Chapel, Sumeg Castle, Hungary

This is almost as nasty a piece of double lighting as you could hope not to see: it could only be worse in brilliant sunlight. There is important detail in areas that are window-lit, and in areas that are all but pitch dark. To make matters worse, the dark areas were so dark that they could not even be measured with a spot meter. Roger guessed at the exposure after taking a reading in the darkest area where his Gossen Spotmaster would give a reading, but still didn't give enough. There is a great deal of dodging and burning (paid module) in this picture -- but it was still, ultimately, under-exposed. Alpa 12 WA, 38/4.5 Zeiss Biogon, 66x44mm format, Ilford HP5 Plus.

'average' reflectivity

Another important point concerns 'average' reflectivity. The same Kodak researchers who discovered 'average' brightness ranges also discovered that an 'average' scene reflects 12 to 14 per cent of the light falling on it (not 18 per cent as is widely believed -- see the short free module The 18 per cent grey card). This is remarkably useful and consistent for outdoor photography, but even outdoors there are plenty of scenes that do not conform: snow, for example, can reflect 90 per cent, a beach scene may average 50 per cent or more, and woodland may be 5 per cent or less. Indoors, especially under 'double' lighting as described above, any 'average' may well be completely useless.

Aosta

Stone (and stucco) can be mightily deceptive. Light stone can reflect far more light than 'average', but honey-coloured stone that looks quite light to the eye can come very close to a mid-tone. Also, a great deal depends on where the main interest is. Here, it is clearly in the buildings: dark clothes and dark hair are almost lost against the dark arches (though they read better in the original print) but this actually helps preserve the bright, sunny, contrasty mood. Frances shot this on XP2 with a Nikon F and a 70-210/2.8 Sigma Apo.

print brightness range

The darkest black achievable with a top-flight black and white paper, optimally processed, reflects about 1/200 as much light as the pure, paper-base white: a brightness range of 200:1. Few prints will achieve this: a more realistic brightness range is between 100:1 and 125:1. What is more, there is a difference between the total range -- the purest white and deepest black -- and the dynamic range, within which there is texture and detail. This is very unlikely to exceed 100:1, and may well be more like 64:1.

From this it is fairly clear that it is impossible to represent even an 'average' 128:1 subject with absolute accuracy in a print, with the print brightness matching the subject brightness one-for-one. There are therefore four possibilities. You can sacrifice the highlights or shadows or both; you can use additional light to reduce the brightness range; you can dodge or burn during printing; or you can compress the tonal range in some way, so that the brightness range in the print represents, but does not reproduce, the brightness range of the subject. It is most convenient to look at these in reverse order.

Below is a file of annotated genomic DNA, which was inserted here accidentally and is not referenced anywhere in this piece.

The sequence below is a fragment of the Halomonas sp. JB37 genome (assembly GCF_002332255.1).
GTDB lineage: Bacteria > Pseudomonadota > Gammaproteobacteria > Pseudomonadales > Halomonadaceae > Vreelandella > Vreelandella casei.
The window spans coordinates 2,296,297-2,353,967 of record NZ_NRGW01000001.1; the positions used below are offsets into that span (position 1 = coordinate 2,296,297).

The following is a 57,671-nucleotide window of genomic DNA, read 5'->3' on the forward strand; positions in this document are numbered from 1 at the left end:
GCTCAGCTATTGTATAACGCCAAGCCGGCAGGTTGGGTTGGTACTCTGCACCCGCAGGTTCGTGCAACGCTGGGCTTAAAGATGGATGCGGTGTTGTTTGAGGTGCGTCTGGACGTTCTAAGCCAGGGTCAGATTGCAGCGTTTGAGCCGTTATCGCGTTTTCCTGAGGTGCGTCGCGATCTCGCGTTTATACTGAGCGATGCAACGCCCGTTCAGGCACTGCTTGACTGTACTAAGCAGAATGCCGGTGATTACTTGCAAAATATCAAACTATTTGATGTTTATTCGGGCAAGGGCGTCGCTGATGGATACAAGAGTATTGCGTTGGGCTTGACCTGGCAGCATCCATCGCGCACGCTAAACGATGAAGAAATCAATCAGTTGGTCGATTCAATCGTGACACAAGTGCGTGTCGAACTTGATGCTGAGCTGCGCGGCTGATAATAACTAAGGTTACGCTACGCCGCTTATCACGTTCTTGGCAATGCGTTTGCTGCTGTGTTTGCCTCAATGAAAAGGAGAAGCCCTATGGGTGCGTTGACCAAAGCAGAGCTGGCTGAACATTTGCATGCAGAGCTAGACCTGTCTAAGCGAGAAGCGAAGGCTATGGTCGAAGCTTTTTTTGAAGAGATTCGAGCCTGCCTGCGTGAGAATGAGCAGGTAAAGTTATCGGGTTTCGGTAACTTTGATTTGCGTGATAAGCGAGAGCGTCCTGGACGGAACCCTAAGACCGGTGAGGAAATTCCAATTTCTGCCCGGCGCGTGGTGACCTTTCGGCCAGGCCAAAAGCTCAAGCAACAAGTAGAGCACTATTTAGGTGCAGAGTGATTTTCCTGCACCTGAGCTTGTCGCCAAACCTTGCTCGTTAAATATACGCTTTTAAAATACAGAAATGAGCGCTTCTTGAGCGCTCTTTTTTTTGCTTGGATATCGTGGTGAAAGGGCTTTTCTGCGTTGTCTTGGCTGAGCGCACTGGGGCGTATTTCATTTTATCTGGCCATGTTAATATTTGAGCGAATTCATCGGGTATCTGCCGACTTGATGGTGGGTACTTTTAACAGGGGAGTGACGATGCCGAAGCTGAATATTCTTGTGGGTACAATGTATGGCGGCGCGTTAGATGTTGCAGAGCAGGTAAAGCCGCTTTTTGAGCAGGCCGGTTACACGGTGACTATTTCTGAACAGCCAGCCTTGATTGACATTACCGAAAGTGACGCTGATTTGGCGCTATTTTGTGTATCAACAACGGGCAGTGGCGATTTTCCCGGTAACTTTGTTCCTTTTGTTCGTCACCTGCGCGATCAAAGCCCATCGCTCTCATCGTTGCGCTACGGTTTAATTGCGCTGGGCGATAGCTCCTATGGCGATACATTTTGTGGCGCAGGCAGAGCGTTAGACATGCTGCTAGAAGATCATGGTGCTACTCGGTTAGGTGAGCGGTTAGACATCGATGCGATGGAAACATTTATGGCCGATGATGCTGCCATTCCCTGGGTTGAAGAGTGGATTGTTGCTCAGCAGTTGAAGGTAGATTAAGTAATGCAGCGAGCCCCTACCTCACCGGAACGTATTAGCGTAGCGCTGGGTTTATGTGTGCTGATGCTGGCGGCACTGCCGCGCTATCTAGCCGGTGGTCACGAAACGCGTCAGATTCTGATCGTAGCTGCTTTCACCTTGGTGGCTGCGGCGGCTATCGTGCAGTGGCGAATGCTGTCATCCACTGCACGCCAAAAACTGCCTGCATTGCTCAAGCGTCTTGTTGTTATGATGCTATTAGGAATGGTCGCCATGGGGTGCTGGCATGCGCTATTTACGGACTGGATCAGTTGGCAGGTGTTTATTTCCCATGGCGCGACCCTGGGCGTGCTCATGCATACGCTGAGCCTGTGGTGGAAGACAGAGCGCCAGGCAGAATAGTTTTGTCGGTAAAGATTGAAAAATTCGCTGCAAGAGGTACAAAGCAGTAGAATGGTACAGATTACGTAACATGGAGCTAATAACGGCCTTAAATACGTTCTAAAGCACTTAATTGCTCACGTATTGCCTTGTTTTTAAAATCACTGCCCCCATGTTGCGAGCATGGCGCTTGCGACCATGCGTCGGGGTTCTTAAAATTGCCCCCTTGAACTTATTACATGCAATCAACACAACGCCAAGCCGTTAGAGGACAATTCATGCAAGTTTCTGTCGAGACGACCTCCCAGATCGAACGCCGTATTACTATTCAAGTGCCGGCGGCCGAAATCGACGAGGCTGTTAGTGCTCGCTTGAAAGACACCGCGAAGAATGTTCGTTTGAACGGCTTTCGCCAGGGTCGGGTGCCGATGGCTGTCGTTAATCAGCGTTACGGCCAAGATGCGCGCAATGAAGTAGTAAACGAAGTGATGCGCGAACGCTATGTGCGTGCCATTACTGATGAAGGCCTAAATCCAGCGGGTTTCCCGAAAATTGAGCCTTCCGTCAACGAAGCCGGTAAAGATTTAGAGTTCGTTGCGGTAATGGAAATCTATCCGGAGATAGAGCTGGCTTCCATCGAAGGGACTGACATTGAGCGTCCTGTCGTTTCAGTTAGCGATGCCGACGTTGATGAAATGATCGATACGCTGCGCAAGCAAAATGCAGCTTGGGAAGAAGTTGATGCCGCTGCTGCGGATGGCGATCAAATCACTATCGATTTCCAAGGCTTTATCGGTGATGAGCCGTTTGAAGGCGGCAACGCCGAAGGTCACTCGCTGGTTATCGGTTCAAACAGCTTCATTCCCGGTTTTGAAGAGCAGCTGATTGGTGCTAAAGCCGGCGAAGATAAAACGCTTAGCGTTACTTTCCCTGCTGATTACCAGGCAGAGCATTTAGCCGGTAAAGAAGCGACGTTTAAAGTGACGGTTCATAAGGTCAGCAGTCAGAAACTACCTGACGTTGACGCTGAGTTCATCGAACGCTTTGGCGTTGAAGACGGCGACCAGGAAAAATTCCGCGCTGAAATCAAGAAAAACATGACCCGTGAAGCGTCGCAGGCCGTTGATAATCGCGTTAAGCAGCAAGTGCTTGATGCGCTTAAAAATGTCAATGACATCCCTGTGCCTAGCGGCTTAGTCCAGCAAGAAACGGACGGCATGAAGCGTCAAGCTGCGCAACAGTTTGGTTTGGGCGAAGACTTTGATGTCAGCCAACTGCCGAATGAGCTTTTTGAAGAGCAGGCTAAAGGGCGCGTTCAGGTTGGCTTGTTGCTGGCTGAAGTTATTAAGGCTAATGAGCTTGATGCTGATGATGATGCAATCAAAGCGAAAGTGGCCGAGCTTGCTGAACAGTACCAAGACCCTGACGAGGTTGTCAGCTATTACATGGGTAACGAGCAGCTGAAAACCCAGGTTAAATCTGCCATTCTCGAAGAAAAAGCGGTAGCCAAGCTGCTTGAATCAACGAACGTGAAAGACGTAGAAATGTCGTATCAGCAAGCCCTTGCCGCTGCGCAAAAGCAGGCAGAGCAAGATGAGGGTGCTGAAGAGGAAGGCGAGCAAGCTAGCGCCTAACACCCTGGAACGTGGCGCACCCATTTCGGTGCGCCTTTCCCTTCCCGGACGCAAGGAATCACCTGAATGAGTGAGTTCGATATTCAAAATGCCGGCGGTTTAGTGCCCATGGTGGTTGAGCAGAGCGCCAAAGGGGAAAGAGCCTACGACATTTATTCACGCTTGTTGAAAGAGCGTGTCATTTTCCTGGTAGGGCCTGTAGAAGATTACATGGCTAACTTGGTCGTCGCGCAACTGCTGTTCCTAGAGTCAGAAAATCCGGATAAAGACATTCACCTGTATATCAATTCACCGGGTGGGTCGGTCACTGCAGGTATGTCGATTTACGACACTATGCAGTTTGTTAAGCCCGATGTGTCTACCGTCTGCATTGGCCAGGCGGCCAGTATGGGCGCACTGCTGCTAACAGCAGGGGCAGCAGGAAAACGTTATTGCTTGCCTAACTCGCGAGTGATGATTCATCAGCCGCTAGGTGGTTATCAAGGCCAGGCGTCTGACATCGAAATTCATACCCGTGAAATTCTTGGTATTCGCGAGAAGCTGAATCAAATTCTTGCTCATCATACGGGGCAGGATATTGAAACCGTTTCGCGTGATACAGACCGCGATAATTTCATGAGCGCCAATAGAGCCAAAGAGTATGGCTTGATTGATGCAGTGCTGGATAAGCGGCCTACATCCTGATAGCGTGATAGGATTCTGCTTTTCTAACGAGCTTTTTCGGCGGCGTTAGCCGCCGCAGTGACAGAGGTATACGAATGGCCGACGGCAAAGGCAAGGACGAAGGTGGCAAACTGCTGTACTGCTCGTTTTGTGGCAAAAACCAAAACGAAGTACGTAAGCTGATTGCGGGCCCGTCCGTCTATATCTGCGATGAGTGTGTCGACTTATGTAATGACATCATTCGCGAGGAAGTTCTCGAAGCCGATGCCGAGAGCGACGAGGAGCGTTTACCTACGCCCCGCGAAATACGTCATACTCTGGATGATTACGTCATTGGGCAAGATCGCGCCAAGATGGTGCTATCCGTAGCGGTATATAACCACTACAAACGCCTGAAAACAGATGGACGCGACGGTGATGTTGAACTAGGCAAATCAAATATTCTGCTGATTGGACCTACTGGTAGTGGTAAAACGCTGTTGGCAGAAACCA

compressing the tonal range

Conveniently, the camera starts this process for us. In any camera-lens system, there is some degree of flare. Flare is non-image-forming light that bounces around inside the lens and the camera body. Some is reflected back out of the front of the lens; some is absorbed by the blacking and baffles; and some ends up on the film. Inevitably, it has a greater effect in the shadows (the darkest areas of the image) than in the highlights (the brighter areas of the image), so the overall brightness range of the subject is compressed even at the image-forming stage, before the image is captured on the film.

the flare factor

The 'flare factor' is the degree to which the subject brightness range is compressed at this stage. A perfect camera and lens would have a flare factor of 1, so that for a subject brightness range of 128:1 the image brightness range would be 1x 1/128 = 128:1. A good, modern multi-coated lens on a large format camera with a deep lens hood and a well-blacked bellows can come surprisingly close to this.

A flare factor of 2, quite common in the days when Kodak did their original research, would imply an image brightness range of 2x 1/128 or 64:1. This would not be good by modern standards, but it would not be impossible, especially with an old or cheap zoom. And a flare factor of 4, quite likely with an old box camera, would reduce the image brightness to 4x 1/128 or 32:1.

After allowing for the flare factor, the other ways to compress the total tonal range are by cutting the development time and printing on softer paper. These options are (or will be) covered in separate chargeable modules. There is more about flare in the free module on density, d/log e curves and related topics.

 

Yosemite

 

Distance flattens contrast, which is one reason why long-focus and telephoto lenses are sometimes unfairly described as 'low contrast'. Roger shot this on Ilford XP1 (a low contrast film) using an old 400/5 Telyt on a Visoflex III and a Leica M2 -- but Frances regained contrast by making a lith print on Paterson Warmtone. In the opposite direction, you can lose contrast by printing on a soft grade of paper.